While it may seem farfetched to say that social media is the direct cause of broken relationships, according to a 2013 study published in the published in the Journal of Cyberpsychology, Behavior and Social Networking, individuals who spend more time on Facebook are more likely to “experience Facebook–related conflict with their romantic partners,” which could then lead to a divorce.
Speaking with Vox, divorce attorney James J. Sexton notes that social media is a huge factor in a growing number of divorces and separations, adding that he can’t remember a case where social media was not the cause or, at the very least, implicated in some way. The pattern with social media, he says, is consistent: spouses maintain affairs on sites like Facebook or communicate with people they know they shouldn’t.
In other words, Sexton believes that social media has made infidelity easier than ever.
But there are other, subtler, reasons why social media can be dangerous to marriages.
Jealousy and Anger
If you’re in a relationship, you’ve probably, at some point, felt jealous about your partner’s behavior on social media, whether it’s because of the content they ‘like’ on Facebook or Instagram, or their interactions with other people.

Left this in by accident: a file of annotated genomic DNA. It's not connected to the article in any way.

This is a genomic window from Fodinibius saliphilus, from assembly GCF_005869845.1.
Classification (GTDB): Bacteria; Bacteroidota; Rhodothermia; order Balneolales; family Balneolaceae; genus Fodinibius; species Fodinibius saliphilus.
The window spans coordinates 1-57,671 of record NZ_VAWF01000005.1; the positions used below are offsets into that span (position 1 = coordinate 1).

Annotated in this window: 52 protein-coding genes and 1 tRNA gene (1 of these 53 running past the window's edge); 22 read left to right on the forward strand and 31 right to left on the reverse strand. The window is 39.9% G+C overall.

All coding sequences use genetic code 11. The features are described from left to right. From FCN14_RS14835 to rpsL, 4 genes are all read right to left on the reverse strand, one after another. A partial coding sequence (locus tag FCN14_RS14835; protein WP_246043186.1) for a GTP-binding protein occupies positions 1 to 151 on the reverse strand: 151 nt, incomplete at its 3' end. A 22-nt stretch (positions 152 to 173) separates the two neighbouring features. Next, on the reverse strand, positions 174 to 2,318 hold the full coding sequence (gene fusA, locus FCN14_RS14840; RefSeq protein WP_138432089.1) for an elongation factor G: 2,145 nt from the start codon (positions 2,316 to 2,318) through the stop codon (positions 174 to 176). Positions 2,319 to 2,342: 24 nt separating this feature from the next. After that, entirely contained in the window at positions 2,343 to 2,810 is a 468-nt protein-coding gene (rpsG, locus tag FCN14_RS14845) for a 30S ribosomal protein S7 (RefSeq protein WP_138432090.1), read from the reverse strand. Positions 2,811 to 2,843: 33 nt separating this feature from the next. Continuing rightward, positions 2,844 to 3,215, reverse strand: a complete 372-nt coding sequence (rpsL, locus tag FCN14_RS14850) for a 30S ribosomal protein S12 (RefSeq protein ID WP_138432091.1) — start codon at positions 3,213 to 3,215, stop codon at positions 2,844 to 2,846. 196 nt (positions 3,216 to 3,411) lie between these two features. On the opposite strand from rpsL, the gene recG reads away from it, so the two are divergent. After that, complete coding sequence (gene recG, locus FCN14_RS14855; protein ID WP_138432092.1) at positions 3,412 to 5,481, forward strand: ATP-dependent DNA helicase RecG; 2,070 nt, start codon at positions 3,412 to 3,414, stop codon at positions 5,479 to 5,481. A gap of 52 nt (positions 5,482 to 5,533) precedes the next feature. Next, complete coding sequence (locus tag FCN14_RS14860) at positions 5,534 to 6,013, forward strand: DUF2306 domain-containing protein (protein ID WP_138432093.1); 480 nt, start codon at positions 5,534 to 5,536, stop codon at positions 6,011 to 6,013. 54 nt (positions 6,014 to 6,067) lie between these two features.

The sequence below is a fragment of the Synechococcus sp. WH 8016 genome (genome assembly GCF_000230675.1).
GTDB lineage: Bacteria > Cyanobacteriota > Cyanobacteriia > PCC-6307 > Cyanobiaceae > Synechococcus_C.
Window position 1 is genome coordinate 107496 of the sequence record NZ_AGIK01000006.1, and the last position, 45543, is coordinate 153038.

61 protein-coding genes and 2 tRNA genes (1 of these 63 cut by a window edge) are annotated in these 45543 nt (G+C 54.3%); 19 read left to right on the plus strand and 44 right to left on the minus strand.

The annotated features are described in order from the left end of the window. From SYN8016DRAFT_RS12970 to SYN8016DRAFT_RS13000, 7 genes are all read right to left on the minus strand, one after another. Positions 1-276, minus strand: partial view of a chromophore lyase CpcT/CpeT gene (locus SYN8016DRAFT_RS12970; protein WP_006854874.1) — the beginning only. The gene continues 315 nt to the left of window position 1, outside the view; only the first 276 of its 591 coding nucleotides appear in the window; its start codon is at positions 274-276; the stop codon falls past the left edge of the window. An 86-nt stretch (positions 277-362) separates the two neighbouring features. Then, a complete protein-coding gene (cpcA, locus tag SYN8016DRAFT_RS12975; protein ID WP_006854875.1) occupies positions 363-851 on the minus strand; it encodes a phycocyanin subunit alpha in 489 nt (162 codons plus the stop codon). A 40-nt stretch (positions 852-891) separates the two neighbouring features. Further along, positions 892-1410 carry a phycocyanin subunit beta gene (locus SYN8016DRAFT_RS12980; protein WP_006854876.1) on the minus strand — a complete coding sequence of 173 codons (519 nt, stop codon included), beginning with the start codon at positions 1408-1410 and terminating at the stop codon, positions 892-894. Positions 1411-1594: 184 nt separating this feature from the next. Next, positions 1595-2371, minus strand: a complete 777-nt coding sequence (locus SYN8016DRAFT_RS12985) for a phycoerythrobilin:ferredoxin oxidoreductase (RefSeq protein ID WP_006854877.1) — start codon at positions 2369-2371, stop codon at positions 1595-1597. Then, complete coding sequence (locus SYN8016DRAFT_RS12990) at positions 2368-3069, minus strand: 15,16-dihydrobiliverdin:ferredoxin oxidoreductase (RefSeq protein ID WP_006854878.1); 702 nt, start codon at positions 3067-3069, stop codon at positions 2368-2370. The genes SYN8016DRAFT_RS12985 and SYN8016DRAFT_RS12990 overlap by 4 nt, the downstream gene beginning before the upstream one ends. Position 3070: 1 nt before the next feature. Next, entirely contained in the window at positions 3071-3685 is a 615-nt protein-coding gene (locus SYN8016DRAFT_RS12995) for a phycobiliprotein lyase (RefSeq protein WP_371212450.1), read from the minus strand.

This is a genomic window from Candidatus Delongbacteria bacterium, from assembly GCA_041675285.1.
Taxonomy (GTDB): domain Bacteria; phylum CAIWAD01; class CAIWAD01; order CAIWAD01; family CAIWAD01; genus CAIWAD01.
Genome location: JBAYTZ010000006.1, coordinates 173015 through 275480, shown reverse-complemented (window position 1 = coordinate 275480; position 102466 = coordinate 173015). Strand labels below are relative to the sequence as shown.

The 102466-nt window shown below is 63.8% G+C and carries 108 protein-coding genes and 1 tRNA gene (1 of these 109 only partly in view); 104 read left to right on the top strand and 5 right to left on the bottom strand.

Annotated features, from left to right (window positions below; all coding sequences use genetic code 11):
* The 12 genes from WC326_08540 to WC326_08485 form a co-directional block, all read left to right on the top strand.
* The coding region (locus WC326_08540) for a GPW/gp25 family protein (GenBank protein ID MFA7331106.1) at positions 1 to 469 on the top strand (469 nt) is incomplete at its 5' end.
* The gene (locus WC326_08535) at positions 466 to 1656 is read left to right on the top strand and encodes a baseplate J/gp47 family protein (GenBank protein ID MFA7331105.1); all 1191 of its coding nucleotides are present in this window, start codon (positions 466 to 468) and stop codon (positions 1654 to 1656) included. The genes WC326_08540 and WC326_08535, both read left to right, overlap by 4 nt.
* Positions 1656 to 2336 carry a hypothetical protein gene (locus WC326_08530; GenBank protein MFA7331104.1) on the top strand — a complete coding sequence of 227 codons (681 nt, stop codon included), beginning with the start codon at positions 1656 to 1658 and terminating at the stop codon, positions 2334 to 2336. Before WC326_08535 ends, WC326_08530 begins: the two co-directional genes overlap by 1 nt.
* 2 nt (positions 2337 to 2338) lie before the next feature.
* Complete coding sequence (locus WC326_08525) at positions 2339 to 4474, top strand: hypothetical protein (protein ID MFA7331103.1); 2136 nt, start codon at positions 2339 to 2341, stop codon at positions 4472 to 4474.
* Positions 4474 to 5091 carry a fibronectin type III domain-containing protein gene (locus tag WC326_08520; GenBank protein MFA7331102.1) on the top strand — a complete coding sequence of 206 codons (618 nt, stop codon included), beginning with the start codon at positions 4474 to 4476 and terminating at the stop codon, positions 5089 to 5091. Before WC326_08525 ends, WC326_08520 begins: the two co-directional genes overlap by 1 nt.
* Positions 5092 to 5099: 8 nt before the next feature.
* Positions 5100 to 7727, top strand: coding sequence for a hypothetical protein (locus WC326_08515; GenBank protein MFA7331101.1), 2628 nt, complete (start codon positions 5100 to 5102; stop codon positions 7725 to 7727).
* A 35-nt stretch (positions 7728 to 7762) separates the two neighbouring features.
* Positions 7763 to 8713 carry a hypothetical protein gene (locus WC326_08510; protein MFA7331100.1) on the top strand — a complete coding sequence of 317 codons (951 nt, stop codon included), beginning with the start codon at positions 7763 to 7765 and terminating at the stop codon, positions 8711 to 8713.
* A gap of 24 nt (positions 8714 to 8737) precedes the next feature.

And for what it’s worth, your suspicions may not be completely unreasonable, as one survey notes that one in ten adults admits to hiding messages from their partners. Furthermore, eight percent of adults in relationships admit to keeping a secret social media account.
These threats are so real that 14 percent of adults scour their significant other’s social media profiles for signs of impropriety and other questionable behavior.
Excessive Facebook Use
But it’s not just what people do on social media that causes conflict in relationships, it’s also how much time they spend online. More and more people are reporting that their partner’s excessive time spent on social media has negatively affected their romantic relationships.
A study, published in Computers in Human Behavior 22, compared divorce rates between states to Facebook accounts per capita and found a connection between time spent on the social networking site and a decline in marriage quality. In fact, a 20 percent increase in time spent on Facebook over a year was associated with a 2.18 percent to 4.32 percent increase of divorce rates.
The study’s model derived from the individual survey results also predicts that people who avoid social media are up to 11 percent happier in their marriages than people who are on social media all the time.
Social Media Only Complicates Existing Problems
Others, however, argue that social media isn’t so much the cause of separations, as it as a platform that amplifies known issues in marriage, such as distrust, infidelity, and jealousy among others.